Since U.S. Cellular bought the naming rights, the White Sox have continued to make improvements upon the first new ballpark of the 1990s. A multi-tiered concourse beyond center field was added, seats were removed and improved, and a unique translucent wall now connects the roof to provide protection from weather. Another unique feature - a replica of the old park's famous exploding scoreboard is over the centerfield bleachers.
There are multiple bronze statues of ex players throughout the park. A life size statue of once owner Charles Comiskey is behind Section 100, and there's one of Minnie Miñoso and Carlton Fisk behind 164 for example.
Check out the Comcast Fundamentals area for kids in the left field concourse, as well as the Speed Pitch Machines near Sections 162 and 546 on the Upper Level. On hot summer days, stop by the Rain Rooms (Sections 105 and 546) - an area that provides a cool mist.
Food and Drink:
There's a pretty good variety of food inside the park. You 'll have no problem finding hot dogs and other standard fare at numerous All-Star Stands. You can get Brats and Sausages at certain stands - each one named for a different ex-player which is pretty cool. (There's Beltin Bill Melton's Brats and Sausage for example). Triple Play Cafe (Sec 110) serves up great deli style sandwiches, in addition to quesadillas and mini tacos.
For the vegetarian fan, Lollar's Guard the Plate Grill (Sec 524) and South Side Hitmen Grill (Sec and 544) offer veggie burgers. Veggie dogs can be found at the All-Star Stand at Section 529.
For the younger fan -The Rookie's Club (Sec 101 and 540) offers food for kids.
The Miller Lite Bullpen Sports Bar on the field level, right field side is a decent place to hit up. Outdoor seating is on a first-come first-serve basis and comes at a small fee. If you're holding a ticket for a not-so-great seat, try getting in there early and for not much more money, you'll get a much better view of the game.
As for beer in general - Miller Lite and MGD prevail. They're sold at every vendor, but aren't that much cheaper than some imports found at say, the Beers of the World stands. You can find brews like Stella Artois or Guinness there, but in a bottle, not on draft. You'll also find different varieties of Leinenkugel throughout - on draft and in a bottle. Look for other small draft beer stands that are easy to miss - there's Blue Moon (Sec 104 and 540) or Heineken (Sec 116) for example if the MGD just doesn't do it for you.
The White Sox have put into place what they call the Upper Level Policy, meaning if you're holding tickets for the Upper Level, you will not have access to the Main floor. So not only will you probably have a fairly lousy view on the upper deck, but you are confined there for the entire game.
Formerly Comiskey Park, U.S. Cellular Field is on the South Side of Chicago in the Armour Square neighborhood, not far from Bridgeport and Chinatown neighborhoods. The area doesn't have a great reputation, but it's improving. Some people will tell you it's still unsafe, but after a game the area is swarming with fans anyway, so don't be too afraid to take public transportation or walk in the neighborhood at night if you're on the hunt for some post-game drinks or food. Squeaky clean suburbs it is not, but it's no worse than any other urban area in our opinion.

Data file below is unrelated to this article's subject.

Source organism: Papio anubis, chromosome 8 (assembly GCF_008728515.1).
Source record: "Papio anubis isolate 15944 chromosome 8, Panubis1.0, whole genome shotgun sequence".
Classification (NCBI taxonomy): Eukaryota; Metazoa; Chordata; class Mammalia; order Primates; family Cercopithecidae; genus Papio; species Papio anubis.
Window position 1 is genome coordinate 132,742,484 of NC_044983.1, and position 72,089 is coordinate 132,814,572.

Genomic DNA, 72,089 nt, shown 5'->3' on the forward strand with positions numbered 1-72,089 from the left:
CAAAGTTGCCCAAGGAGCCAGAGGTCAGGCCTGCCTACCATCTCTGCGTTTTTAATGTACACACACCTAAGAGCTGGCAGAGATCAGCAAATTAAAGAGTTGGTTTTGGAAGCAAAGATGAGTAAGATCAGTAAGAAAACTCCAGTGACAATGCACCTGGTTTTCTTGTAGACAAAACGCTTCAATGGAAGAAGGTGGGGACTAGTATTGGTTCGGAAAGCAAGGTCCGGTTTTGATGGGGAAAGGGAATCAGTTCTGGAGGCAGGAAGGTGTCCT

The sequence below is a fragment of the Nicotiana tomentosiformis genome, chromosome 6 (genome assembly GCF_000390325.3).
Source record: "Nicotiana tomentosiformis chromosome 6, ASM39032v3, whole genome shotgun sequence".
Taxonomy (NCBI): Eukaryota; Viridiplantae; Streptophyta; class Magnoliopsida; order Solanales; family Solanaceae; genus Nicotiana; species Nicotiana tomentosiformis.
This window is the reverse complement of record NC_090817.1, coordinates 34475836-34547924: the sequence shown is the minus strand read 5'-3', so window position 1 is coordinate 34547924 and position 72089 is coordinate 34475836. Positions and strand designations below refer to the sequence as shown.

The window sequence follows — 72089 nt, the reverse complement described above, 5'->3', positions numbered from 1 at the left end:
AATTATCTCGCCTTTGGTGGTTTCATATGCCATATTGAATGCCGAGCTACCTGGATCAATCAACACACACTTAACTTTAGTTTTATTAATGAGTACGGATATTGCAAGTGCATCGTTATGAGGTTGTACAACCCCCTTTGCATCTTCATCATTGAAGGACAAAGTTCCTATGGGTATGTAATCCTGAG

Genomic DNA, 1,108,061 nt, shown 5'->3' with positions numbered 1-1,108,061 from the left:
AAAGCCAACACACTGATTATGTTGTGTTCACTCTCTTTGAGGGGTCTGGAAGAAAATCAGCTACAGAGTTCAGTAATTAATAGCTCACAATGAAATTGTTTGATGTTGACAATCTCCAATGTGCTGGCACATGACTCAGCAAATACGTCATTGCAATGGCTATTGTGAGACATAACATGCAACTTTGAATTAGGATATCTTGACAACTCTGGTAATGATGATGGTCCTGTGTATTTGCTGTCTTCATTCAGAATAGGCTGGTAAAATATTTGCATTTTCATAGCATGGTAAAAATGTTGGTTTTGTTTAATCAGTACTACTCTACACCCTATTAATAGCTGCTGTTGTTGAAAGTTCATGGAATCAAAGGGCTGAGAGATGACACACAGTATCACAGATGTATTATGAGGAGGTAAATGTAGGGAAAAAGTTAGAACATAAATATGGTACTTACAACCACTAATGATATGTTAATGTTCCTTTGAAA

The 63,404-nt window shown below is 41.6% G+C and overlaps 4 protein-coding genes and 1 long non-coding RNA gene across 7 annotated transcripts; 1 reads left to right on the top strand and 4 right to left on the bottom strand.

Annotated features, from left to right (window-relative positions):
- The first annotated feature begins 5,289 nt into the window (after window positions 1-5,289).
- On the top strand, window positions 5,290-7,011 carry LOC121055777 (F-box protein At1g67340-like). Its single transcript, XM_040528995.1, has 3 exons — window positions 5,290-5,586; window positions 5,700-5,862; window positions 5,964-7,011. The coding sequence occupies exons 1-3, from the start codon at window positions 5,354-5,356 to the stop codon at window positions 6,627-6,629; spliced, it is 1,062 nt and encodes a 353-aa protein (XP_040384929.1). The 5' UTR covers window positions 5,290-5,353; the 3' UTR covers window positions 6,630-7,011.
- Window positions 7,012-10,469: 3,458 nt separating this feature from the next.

Directly across 35th Street and practically sitting on the site of the old ballpark is the newly opened Bacardi at the Park. Entrances to Bacardi at the Park is can be found at the North end of Gate 5 Plaza as well as from inside the field at the bottom of the infield Gate 5 ramp. Over 50 TVs, walls adorned with White Sox memorabilia, and an outdoor seating area make this a great spot to hit up pre-game for drinks or food, as well as a good place to hang out while waiting for the train at the new 35th Street Metra station post-game.
There are quite a few neighborhood bars and restaurants within walking distance, and some draw quite a good postgame crowd. Buffalo Wings and Rings on Halsted offers a free shuttle to and from the fieldand they have their own parking lot, and other spots like Cobblestone'sBar and Grill or Schaller's Pump will let you leave your car in their lot when you spend a certain amount pregame. Check out our "Before & After the Game" map for more info on these and other bar and restaurant suggestions.
Parking in White Sox lots is $23, and if you are worried about safety, this is the way to go. There a few privately owned lots for less money and you can find them on our exterior map. The links will take you to our affiliate Parkwhiz, where you can find additional information.
It is possible to find street parking, but there are several restrictions, so be sure to read signs before you park. There is a lot of residential only parking nearby. Tailgating is allowed in lots A-G and L, and lots open 2 hours before game time.
Public Transportation is pretty easy and highly recommended to avoid traffic. You can take the CTA "L" train on the Red Line to Sox/35th. If you're coming from the south suburbs or downtown you can ride Metra's Rock Island train to the new 35th St/"Lou" Jones station. For CTA information: transitchicago.com. For Metra information: metrarail.com.
Be sure to also check out our "Info Inside the Stadium"" section for some great suggestions once inside the park.